Many studies and exams have demonstrated that American students are at best second-rate. Here’s another one. The crux of it:
Forty percent of U.S. eighth-grade students believe they do well in math, far higher than the 4 percent of Japanese students and 6 percent of Korean students.However, U.S. students scored much worse than their counterparts in the two countries.
Tom Loveless – and the name says it all, doesn’t it? – is the study’s author.
One reason the United States does not score as high, Loveless suggested, is that American textbooks are not as challenging as their overseas counterparts. Loveless pointed to some textbooks that have twice as many pages as Singaporean books and are filled with stories, games, colorful pictures, and “not as much math.”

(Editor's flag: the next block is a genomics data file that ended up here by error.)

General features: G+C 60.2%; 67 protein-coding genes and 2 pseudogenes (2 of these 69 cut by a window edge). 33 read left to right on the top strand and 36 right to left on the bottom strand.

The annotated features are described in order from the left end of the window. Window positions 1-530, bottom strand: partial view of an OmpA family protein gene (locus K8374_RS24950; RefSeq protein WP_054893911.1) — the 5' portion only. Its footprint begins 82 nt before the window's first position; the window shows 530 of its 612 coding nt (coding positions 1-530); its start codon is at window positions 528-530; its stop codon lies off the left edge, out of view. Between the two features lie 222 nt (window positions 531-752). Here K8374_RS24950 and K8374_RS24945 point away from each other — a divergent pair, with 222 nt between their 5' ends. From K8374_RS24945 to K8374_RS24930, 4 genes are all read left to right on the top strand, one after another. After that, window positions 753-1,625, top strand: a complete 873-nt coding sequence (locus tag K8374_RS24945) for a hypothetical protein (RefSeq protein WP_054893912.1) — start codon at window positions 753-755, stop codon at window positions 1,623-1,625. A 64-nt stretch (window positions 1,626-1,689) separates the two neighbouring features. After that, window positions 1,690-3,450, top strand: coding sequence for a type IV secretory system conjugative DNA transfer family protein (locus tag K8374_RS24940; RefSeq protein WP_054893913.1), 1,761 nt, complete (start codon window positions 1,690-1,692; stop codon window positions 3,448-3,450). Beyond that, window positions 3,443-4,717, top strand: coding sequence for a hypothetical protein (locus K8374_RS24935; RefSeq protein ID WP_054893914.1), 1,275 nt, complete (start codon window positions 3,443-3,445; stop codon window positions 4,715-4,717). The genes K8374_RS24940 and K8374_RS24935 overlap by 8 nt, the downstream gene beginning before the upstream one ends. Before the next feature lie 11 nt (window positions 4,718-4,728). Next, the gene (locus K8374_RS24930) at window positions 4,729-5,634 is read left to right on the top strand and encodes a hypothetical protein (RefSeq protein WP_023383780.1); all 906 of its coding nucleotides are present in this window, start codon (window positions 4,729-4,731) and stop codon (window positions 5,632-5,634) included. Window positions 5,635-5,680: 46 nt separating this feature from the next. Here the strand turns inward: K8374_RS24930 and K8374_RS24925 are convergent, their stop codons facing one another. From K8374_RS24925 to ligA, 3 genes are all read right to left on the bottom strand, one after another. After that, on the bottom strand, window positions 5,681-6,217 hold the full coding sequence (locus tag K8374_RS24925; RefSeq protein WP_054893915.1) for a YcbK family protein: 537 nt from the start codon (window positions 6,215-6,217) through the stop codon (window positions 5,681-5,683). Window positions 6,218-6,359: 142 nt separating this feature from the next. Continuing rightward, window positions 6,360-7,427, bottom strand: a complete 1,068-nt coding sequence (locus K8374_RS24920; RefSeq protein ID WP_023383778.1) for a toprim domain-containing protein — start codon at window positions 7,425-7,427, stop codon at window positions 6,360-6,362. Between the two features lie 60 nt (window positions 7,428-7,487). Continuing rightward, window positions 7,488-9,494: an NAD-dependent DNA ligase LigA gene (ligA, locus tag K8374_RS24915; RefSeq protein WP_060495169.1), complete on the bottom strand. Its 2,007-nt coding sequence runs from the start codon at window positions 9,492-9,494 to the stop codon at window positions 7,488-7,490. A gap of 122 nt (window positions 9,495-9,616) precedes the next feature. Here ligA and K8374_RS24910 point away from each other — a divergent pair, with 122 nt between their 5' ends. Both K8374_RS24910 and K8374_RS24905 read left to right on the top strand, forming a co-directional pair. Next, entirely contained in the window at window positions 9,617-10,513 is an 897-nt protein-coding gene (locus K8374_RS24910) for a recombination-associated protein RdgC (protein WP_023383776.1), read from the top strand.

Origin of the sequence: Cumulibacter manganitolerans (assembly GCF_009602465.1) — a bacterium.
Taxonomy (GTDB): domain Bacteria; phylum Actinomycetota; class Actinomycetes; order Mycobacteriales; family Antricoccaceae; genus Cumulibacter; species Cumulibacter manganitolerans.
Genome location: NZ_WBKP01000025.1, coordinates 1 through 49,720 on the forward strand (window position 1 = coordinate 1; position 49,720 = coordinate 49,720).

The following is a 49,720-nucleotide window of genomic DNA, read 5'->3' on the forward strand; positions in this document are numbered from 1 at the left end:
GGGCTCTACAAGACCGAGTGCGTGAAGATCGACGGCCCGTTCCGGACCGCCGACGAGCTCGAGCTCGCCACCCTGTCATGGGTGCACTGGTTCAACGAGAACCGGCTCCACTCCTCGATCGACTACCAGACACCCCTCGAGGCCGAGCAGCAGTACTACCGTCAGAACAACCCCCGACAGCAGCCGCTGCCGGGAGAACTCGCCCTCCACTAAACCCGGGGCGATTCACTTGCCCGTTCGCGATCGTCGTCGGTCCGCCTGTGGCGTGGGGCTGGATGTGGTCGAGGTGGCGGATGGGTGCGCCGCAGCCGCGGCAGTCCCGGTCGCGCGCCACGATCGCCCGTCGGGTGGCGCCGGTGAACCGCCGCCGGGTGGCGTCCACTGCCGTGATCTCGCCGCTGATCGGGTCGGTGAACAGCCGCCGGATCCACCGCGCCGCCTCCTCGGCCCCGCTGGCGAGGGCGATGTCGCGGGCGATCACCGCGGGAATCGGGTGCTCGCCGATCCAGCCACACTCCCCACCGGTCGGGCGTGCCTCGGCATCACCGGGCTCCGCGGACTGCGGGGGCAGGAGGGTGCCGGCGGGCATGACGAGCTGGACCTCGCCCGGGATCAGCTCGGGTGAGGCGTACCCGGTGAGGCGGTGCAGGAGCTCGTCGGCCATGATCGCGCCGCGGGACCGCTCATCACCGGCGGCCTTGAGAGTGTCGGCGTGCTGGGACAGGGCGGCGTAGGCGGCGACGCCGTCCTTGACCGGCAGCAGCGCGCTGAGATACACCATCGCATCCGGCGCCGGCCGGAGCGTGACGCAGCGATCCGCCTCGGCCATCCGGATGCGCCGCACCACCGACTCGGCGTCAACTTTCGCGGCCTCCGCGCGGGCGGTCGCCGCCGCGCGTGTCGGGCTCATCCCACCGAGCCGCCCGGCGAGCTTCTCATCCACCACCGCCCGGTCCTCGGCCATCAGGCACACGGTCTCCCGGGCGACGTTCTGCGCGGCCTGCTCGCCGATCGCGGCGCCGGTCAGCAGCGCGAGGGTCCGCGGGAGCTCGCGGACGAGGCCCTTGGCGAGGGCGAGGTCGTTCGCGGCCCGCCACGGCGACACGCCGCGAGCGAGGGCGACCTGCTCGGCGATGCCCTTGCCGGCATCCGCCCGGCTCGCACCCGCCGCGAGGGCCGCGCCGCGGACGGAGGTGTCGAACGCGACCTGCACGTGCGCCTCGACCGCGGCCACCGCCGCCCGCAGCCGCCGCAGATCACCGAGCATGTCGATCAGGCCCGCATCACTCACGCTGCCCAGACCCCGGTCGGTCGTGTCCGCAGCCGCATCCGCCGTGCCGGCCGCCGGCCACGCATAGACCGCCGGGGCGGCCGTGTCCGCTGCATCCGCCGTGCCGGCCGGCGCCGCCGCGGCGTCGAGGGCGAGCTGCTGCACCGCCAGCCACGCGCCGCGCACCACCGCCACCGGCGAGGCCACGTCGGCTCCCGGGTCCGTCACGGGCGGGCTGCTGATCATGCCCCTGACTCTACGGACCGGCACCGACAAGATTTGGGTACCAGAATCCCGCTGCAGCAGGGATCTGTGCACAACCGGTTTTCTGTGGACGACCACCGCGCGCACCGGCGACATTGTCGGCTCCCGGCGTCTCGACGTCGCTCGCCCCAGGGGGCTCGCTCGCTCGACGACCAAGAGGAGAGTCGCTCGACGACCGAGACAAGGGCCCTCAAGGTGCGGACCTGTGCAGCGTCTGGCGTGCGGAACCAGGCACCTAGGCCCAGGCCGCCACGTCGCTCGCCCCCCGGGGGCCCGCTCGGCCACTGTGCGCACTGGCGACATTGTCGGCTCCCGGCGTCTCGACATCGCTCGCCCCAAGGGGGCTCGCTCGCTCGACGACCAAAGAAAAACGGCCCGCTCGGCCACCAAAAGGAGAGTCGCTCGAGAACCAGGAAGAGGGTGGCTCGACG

Math is the easiest subject in the world to learn. There is a right answer to every math problem. This fact, if handled deftly, creates a feedback loop that allows students to earn their self-confidence rather than having it gifted to them by a failing system.
Loveless hasn’t got things completely figured out, though.
Showing students that math is relevant to their daily lives, a common teaching tactic, may be futile, Loveless said. Instead, he said, teachers need to stick to the basics.
Teachers? Are teachers writing the fluff-filled textbooks our kids use? Are they creating the state-mandated curriculms? Are they the ones basing the definition of learning on a set of multiple choice questions?
Loveless has got the numbers, presumedly – this article is light on that aspect – but he’s got a bit of learning to do himself, evidently.